Peter and I like to read the Bible together once a week. We read a chapter or two at each time, and then discuss our insights. (Granted, this is a ve-ery slow way to read through the Bible. We finished our first go-round on our 15th wedding anniversary!) The other day, we came to Deuteronomy 1, which recounts the story of when the Israelites reached the Promised Land for the first time.

The Israelites had wandered in the desert for 2 years before coming to the Promised Land.

Year 1: After crossing the Red Sea, they made their way to Mount Sinai, where they stayed for almost a year. [1]

Year 2: They travelled in the wilderness before they made it to the edge of Canaan (also known as the Promised Land) at Kadesh-barnea.

That’s the place where God told the Israelites to go in and conquer the land. [2] The Israelites sent twelve spies into the area to survey it and report back to the people. After 40 days of exploration, the spies returned.

“The land is good,” they said, “but the people are giants and the cities are fortified. There’s no way we can defeat them.”

Only two of the twelve spies encouraged the Israelites to obey God. Joshua and Caleb said, “We should go up and take possession of the land, for we can certainly do it.” [3]

The people disregarded Joshua and Caleb’s advice and refused to obey God. They even threatened to kill Moses, Joshua, and Caleb.

That’s when God intervened. He appeared in His glory to the people of Israel, and promised that as punishment for their rebellion they would wander the desert for 40 years: one year for each of the days the spies had spent exploring the land.

Now, here’s the interesting part. In Deuteronomy 1:2, the Bible tells us, “Normally it takes only eleven days to travel from Mount Sinai to Kadesh-barnea, going by way of Mount Seir.” (NLT)

Let that sink in for a moment. Even before the Israelites’ disobedience, God led them around in the desert for a long time. He turned a journey that could have taken 11 days into one that took a year.

So why did the Israelites spend an extra 300+ days in the wilderness, even before their rebellion?

We can never fully know the mind of God, but I suspect that one reason may have been so that the people could build up a repertoire of experiences where God had come through for them. Like the times that God provided water out of rocks, or all of those days when He miraculously supplied them manna to eat (or quail), or when He helped them conquer enemies who ambushed them along the way. With such a repertoire, when they were faced with a nation of fearsome giants at the entrance to the Promised Land, they would have built up enough trust in God to carry them through.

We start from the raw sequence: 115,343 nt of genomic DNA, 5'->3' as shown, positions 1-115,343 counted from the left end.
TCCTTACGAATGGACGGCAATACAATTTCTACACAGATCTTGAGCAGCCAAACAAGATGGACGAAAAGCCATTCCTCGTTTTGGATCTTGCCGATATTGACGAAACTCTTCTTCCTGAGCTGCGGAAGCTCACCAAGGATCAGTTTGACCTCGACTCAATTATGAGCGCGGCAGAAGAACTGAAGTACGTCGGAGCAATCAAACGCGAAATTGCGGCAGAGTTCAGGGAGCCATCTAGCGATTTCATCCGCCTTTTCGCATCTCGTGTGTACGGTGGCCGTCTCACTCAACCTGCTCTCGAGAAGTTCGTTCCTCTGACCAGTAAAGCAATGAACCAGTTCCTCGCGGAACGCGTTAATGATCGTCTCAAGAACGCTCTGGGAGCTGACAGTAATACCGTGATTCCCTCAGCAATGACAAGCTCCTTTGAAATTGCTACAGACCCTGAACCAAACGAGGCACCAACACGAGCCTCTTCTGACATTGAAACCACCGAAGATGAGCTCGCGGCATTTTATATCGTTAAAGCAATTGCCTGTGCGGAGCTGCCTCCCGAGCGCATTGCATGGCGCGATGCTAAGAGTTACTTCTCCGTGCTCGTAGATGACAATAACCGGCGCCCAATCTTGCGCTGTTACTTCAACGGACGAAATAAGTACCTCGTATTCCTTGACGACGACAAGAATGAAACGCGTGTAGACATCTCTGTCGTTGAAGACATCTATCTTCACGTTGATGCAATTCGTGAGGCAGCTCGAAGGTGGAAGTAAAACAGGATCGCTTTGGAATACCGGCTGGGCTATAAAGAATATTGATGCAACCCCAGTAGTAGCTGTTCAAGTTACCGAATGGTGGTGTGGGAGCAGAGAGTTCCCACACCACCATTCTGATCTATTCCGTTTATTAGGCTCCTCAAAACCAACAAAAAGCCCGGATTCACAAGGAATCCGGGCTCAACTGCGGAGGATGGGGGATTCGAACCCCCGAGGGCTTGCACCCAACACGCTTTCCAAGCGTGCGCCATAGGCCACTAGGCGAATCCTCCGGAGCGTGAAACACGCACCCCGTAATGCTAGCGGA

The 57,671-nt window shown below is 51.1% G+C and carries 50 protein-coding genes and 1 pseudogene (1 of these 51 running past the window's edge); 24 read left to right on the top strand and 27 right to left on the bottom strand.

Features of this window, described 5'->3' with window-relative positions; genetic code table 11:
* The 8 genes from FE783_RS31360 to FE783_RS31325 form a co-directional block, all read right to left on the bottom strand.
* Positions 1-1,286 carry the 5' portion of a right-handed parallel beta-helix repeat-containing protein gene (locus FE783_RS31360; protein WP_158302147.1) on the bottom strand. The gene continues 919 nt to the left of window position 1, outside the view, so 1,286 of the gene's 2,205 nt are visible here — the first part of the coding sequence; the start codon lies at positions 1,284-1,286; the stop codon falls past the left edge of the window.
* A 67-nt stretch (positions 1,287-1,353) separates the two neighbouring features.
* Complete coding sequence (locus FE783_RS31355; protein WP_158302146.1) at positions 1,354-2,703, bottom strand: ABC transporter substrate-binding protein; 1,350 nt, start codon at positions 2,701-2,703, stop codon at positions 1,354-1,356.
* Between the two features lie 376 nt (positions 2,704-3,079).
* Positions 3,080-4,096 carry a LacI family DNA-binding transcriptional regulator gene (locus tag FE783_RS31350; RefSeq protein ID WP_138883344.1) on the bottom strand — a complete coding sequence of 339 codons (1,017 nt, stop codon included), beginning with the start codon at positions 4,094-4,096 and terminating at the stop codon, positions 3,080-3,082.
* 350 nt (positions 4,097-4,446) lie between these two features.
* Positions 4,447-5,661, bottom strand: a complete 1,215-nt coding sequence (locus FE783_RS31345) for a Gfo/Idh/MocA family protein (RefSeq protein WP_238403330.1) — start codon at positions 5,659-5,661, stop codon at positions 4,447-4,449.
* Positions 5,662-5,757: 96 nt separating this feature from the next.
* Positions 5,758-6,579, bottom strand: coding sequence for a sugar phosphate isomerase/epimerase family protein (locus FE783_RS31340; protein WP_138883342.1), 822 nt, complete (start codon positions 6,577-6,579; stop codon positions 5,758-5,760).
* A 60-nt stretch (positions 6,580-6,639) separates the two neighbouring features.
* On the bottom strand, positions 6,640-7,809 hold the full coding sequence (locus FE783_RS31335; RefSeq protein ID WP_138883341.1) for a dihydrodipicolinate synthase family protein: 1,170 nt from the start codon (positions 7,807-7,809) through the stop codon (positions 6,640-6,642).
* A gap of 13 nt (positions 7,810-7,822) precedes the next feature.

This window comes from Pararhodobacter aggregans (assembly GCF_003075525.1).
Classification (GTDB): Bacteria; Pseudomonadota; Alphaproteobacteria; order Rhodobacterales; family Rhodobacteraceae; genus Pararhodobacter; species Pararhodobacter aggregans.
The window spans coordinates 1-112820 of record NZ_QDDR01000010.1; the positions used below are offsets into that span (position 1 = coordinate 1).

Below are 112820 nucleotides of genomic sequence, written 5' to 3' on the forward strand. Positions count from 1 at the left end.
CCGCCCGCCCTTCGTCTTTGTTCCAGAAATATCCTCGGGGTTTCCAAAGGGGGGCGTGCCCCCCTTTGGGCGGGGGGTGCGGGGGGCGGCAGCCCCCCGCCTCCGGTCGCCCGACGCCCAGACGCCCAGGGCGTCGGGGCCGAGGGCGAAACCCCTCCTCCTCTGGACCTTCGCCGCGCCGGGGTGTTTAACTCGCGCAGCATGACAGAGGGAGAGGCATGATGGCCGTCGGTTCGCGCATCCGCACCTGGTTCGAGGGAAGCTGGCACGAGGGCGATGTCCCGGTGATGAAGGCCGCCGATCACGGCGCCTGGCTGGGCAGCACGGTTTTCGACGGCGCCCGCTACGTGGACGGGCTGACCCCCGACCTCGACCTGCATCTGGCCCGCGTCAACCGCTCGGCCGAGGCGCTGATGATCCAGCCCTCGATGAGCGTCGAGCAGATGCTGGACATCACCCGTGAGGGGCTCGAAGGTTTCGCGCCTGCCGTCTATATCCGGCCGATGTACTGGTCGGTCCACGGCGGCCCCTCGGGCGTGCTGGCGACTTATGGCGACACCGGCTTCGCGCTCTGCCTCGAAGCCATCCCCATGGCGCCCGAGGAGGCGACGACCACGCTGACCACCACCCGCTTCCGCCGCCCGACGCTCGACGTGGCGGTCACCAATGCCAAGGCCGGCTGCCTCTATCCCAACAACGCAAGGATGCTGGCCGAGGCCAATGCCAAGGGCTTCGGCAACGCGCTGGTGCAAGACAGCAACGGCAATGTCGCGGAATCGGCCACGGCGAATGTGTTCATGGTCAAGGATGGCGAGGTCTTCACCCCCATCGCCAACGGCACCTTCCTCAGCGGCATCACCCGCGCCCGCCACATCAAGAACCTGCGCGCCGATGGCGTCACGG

Except, things didn’t turn out that way.

When the people finally reached their destination, they rebelled in fear. Only two were obedient: Joshua and Caleb.

It makes me wonder:

Without the extra year in the desert, would Caleb and Joshua have been obedient?

Perhaps not.

This highlights an important reality:

It’s possible that for the sake of two men, and the eventual history of a nation, God diverted about 1,000,000 people in the desert for almost a year. [5] He invested more than 300,000,000 man days into Caleb and Joshua’s godliness. These two men would be key leaders in the nation of Israel when they finally entered Promised Land, 40 years later. Their time in the desert would germinate and fertilize a faith that would be instrumental to their eventual spiritual health and leadership.

This, in turn, leads us to an important truth.

God is not interested in human ideas of efficiency in ministry.

Let me give an example from the sphere of missions.

These days, it seems popular in Christian circles to talk about “efficiency” when it comes to missions. We’ve heard of Western speakers travelling around to different churches, exhorting congregants to consider transferring their allegiance from the traditional missionary model to something that supports “missions” by people within their own countries.

Today, I would submit a different idea to you. What if, when Jesus said, “Go and make disciples of all nations”[6], He was creating a model of foreign missions that would always be relevant, no matter how many Christians might now exist in the various countries around the world?